The Head and Shoulders Pattern: A Trader’s Guide
Often considered the most steadfast of all major reversal patterns, the Head and Shoulders chart pattern is employed by novice and experience traders alike to speculate on both forex and stock markets. The benefit of this chart pattern is defined areas to set risk levels and profit targets.
The inverse (reverse) head an shoulders pattern is equally useful in any trader’s arsenal and adopts the same approach as the traditional formation. The head and shoulders stock and forex analysis process will exercise the same logic, which will be explored in this article .
Head and Shoulders Chart Pattern: Main Talking Points
- What is a Head and Shoulders pattern?
- What is the Inverse Head and Shoulders pattern?
- How to identify Head and Shoulders patterns on forex and stock charts
- Advantages and limitations of the Head and Shoulders pattern
Try out our interactive trading quiz on forex patterns!
What is the Head and Shoulders Pattern?
The Head and Shoulders chart pattern is a price reversal pattern that helps traders identify when a reversal may be underway after a trend has exhausted itself. This reversal signals the end of an uptrend. The Head and Shoulders pattern has a distinctive appearance resembling its namesake which includes a distinct ‘left shoulder’, ‘head’, ‘right shoulder’ and ‘neckline’ formation (see image below).
What is the Inverse Head and Shoulders Pattern?
The Inverse Head and Shoulders (informally known as the 'Reverse Head and Shoulders pattern) resembles the same structure as the standard foration but reversed. The Inverse Head and Shoulders is observable in a downtrend (see image below) and indicates a reversal of a downtrend as higher lows are created.
How to identify Head and Shoulders Patterns on Forex & Stock Charts
Recognizing the Head and Shoulders pattern on both forex and stock charts entail the exact same actions; making it a versatile tool to include in any trading strategy. The following list gives a simple breakdown of the key action points when identifying this pattern:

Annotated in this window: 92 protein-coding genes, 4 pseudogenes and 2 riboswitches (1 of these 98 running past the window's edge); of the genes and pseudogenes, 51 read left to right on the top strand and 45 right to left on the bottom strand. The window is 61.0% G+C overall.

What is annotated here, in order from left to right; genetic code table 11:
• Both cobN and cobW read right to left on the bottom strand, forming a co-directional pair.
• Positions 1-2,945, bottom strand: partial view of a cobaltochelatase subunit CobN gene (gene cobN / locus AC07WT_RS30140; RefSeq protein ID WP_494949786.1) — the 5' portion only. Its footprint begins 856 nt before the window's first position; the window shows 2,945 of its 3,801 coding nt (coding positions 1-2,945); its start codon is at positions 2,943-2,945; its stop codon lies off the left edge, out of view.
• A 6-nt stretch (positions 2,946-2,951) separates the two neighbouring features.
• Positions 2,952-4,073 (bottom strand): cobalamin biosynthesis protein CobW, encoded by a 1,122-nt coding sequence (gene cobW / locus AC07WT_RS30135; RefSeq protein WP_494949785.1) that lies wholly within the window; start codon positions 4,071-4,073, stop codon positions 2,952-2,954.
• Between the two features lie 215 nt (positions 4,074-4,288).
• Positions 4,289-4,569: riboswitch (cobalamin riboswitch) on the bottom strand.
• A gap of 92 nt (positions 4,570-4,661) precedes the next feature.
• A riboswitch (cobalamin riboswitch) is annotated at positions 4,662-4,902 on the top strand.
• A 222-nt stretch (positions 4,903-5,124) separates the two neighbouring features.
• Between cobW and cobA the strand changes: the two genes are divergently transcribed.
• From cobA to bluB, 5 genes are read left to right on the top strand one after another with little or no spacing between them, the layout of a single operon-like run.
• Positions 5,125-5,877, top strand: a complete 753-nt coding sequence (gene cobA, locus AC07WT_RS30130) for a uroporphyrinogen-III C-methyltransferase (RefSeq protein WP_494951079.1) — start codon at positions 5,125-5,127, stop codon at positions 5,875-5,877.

- Identify the overall market trend using price action and technical indicators (preceding uptrend)
- Isolate the Head and Shoulders chart construction
- The distance between the ‘Head’ and ‘Shoulders’ should be as close to equidistant as possible
- Delineate the neckline at the low point between both ‘shoulders’ – preferably horizontal but not obligatory
These steps are applicable to identifying both the standard and reverse head and shoulders patterns.
How to Trade the Head and Shoulders Pattern
Once a trader knows how to identify the standard and inverse head and shoulders patterns, it’s relatively easy to apply it to technical analysis in both forex and equity markets.
Trading stocks with the Head and Shoulders pattern
The chart above shows a Head and Shoulders pattern on the Germany 30 (DAX 30) stock index. The formation of the pattern is clear with the neckline highlighted by the dashed blue horizontal line. Traders will look to enter a short trade after a confirmation close below the neckline as seen by the ‘ENTRY’ label on the chart or the pip movement below the neckline. Some traders employ the ‘two-day’ close rule which necessitates a second confirmation candle closing below the neckline before opening the short trade. Trading on the pip break below the neckline allows traders to benefit from the full move down however, this tactic is riskier in that the breakout below the neckline has not been confirmed by a candle close.
There is a general rule of thumb to designate stop and limit levels. Taking the high point off the ‘right shoulder’ will specify the stop level whilst the vertical distance between the neckline and high of the ‘head’ will approximate the limit distance – 1832.8 pips in this case. The risk-reward ratio on this trade is roughly 1:1.2 which is still within the DailyFX recommended risk management parameters.
Trading forex with the Inverse Head and Shoulders pattern
The Inverse Head and Shoulder pattern on the USD/ZAR forex pair above shows an asymmetrical structure which is quite common in most formations. The neckline is slightly skewed, however still maintaining the integrity of the pattern.
The long entry level is highlighted by the neckline break or the price candle close above the neckline. The stop distance is taken from the low from the ‘right shoulder’ whilst the limit distance is calculated by measuring the distance from the ‘head’ low to the neckline.
Advantages and Limitations of the Head and Shoulders Pattern
Easy to identify for more experienced traders
Difficult to identify for novice traders
Defined risk and take profit levels
Confirmation candle may close far below neckline resulting in large stop loss distances which may need to be reviewed
Potential to exploit big market movements
Price can pullback and retest the neckline often confusing beginner traders
Useful in all markets
Risk-reward ratios are not always favourable
Further Reading on Forex Trading Patterns
- Reading a candlestick chart is an important foundation to have before analyzing more complex techniques.
- Doji candlesticks are another common pattern all traders should be able to identify in order to apply effective technical analysis to their trades.
- Technical traders have different styles and forex trading strategies. Explore these thoroughly to find out if this type of analysis suits your personality.
- If you are just starting out on your trading journey it is essential to understand the basics of forex trading in our New to Forex guide.
- Don't forget to take our quiz to see how well you can identify common forex trading patterns.
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